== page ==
Maine has been slow to legalize sports betting. But it’s better late than never. It can seem hard to believe, especially if you’re located in a state like New York, but sports betting has still not been legalized in Maine.
Maine is an interesting state to look at because it is small.
We know what sports betting life is like in big states like New York, so the small states offer a different perspective. It turns out that a lot of the problems that plague bigger states when they’ve tried to legalize sports betting are also affecting Maine.
These problems — especially the uncertainty over how to handle specific details relating to the implementation of legal sports betting in the state — are making the progress in Maine happen slowly. At the end of the day, it’s better late than never. But let’s consider why the sports betting landscape looks like it does in Maine.
As we’ve seen in the rivalry between Kansas and Missouri, states want to legalize sports betting before their regional peers do. There is a financial incentive in winning this “competition.” Some might see it also as a matter of pride: state governors want to say that they’ve done the right thing by legalizing sports betting before their counterparts from other states do the same.
Maine once looked like a prominent candidate in the sports betting world. 2019, 2020, and 2021 also saw promising measures which reflected a strong level of legislative support in the state for the legalization of sports betting.
But it turns out that we’re in 2022 and sports betting still is not legal in Maine. Their regional competitors in the Northeast / New England have beaten them to the punch. New York, of course, has already legalized sports betting and is thriving as top sportsbooks in the state like Caesars and FanDuel are able to operate.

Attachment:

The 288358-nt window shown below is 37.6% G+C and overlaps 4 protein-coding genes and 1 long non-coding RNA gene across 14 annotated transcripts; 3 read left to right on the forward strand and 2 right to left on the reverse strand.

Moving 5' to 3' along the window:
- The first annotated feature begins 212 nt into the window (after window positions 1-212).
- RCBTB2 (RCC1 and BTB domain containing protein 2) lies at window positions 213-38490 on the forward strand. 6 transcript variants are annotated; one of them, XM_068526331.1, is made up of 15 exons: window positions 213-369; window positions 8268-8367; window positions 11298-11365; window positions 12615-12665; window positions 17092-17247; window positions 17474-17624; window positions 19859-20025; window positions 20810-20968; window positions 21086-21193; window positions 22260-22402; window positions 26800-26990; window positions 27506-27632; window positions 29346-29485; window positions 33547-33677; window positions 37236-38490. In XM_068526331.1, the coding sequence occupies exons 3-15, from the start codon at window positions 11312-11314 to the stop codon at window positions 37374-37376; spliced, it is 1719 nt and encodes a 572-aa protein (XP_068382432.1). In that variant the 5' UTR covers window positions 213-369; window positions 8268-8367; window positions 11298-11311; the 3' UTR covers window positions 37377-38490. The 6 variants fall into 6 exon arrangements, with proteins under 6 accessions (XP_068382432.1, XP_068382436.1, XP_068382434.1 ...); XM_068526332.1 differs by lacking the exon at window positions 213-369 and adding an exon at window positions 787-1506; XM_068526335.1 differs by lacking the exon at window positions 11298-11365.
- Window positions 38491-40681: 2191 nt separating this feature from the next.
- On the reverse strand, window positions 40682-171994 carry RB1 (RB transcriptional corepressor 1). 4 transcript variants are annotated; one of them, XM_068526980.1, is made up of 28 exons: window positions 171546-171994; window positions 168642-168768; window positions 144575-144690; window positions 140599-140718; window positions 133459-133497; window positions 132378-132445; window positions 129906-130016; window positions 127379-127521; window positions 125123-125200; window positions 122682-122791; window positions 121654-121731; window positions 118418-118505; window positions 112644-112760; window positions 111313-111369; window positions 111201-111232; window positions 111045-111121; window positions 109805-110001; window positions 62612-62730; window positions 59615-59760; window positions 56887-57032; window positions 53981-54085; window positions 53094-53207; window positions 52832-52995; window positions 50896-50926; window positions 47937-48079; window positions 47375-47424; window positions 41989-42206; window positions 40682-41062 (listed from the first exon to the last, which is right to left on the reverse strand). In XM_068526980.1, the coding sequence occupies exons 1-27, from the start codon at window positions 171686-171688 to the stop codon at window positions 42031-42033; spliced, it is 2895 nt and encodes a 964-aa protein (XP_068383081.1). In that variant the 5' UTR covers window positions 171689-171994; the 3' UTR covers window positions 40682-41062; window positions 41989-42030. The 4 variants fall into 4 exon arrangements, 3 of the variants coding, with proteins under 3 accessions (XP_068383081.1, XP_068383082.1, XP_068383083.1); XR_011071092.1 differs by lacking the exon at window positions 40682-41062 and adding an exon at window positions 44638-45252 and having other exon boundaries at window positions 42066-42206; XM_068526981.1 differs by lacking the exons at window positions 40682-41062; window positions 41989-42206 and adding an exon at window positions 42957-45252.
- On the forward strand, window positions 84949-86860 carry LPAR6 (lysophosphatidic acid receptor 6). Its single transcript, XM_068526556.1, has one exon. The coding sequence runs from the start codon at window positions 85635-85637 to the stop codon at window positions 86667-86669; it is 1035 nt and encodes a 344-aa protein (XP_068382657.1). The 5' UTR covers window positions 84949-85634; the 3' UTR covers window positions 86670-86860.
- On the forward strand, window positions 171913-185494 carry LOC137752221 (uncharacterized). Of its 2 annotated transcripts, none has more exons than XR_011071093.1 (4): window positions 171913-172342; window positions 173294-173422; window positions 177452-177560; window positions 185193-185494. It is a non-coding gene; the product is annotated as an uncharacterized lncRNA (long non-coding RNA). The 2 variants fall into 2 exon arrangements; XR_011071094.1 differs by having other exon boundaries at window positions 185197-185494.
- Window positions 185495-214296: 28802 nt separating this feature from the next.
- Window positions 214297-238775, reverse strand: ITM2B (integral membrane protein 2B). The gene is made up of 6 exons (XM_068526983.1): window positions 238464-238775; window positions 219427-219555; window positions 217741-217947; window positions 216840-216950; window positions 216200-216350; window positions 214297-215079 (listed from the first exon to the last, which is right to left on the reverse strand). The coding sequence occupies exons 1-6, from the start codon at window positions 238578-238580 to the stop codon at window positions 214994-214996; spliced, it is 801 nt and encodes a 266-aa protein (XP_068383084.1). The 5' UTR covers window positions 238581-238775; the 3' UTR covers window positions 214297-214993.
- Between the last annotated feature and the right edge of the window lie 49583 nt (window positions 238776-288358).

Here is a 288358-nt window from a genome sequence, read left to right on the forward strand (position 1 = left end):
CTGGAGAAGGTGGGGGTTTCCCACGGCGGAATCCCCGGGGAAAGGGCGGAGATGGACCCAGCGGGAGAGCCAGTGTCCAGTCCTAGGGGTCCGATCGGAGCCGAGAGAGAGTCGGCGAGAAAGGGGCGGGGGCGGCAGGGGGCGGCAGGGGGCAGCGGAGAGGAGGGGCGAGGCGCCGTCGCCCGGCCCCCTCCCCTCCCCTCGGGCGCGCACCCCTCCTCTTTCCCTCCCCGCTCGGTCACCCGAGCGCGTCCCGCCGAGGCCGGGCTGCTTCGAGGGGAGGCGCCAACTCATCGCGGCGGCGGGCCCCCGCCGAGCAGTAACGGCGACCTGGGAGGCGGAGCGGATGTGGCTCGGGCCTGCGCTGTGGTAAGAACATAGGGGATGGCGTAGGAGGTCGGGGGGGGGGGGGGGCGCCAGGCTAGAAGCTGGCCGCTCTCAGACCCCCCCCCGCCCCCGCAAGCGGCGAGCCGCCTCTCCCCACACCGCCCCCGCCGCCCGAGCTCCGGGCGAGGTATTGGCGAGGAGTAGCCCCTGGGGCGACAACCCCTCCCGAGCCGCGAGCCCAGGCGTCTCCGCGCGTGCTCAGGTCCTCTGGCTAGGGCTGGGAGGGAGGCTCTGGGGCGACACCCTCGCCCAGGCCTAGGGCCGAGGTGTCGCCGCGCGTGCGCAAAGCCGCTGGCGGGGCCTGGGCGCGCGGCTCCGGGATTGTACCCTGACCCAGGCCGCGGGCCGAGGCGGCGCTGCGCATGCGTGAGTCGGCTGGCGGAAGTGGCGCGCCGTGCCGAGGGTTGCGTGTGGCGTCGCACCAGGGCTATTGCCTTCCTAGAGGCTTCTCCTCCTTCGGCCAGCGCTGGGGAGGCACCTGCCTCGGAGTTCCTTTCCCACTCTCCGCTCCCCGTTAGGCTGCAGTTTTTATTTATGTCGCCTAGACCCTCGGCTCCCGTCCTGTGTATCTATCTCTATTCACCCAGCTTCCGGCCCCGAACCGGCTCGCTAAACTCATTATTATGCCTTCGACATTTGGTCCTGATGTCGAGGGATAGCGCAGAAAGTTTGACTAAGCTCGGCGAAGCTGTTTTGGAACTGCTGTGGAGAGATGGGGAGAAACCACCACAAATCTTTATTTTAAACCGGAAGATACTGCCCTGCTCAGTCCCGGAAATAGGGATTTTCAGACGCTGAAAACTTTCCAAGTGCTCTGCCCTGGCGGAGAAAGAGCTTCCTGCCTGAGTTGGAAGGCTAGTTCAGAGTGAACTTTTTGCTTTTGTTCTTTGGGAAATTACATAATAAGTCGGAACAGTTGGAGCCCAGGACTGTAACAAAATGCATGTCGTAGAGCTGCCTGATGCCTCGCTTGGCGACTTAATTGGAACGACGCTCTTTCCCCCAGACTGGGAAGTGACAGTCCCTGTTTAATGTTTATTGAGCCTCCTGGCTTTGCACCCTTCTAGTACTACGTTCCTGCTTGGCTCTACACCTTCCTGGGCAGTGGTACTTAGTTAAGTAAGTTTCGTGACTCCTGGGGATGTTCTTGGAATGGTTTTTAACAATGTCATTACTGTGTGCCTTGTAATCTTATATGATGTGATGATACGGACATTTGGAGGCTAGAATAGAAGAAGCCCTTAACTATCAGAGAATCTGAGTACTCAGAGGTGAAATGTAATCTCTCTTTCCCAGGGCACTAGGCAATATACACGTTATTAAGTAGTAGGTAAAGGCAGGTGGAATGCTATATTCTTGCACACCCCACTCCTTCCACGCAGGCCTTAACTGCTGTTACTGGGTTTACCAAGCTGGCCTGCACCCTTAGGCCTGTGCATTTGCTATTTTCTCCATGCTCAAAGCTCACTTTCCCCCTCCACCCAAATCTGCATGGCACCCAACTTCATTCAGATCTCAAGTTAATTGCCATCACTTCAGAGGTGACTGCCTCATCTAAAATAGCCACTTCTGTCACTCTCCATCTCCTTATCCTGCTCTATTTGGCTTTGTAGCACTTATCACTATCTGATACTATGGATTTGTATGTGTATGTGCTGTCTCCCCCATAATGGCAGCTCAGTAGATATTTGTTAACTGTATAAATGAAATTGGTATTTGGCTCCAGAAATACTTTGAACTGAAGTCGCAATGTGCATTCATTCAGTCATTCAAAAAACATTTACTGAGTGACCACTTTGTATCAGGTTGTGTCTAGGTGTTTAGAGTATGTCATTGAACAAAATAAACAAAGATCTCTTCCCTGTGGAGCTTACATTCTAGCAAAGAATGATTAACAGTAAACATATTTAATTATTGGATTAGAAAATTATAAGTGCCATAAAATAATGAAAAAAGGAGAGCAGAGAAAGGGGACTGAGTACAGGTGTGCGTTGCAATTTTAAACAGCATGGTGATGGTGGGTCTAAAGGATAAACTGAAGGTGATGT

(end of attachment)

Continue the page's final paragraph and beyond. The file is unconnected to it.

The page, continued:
But also other small states like New Hampshire and Rhode Island offer legal online sports wagering.
Casinos Are Hurt
Casinos in Maine could offer in-person wagering. However, prominent casino operators articulated the hope that they would also control mobile wagering. Instead, the tribes will exercise this control. They are being allowed to acquire the necessary licenses and to have the power that the casinos want.
The bill which would apparently sharpen this discord between casinos and tribes was just approved by the Maine Senate. Janet Mills, the state’s governor, needs to sign the bill into law so that legal sports betting may launch in the state.
While entities like casinos would likely remain frustrated, maybe this is a situation where nobody can be completely happy. In any case, the legalization of sports betting would still generate significant amounts of revenue that would be useful to the state.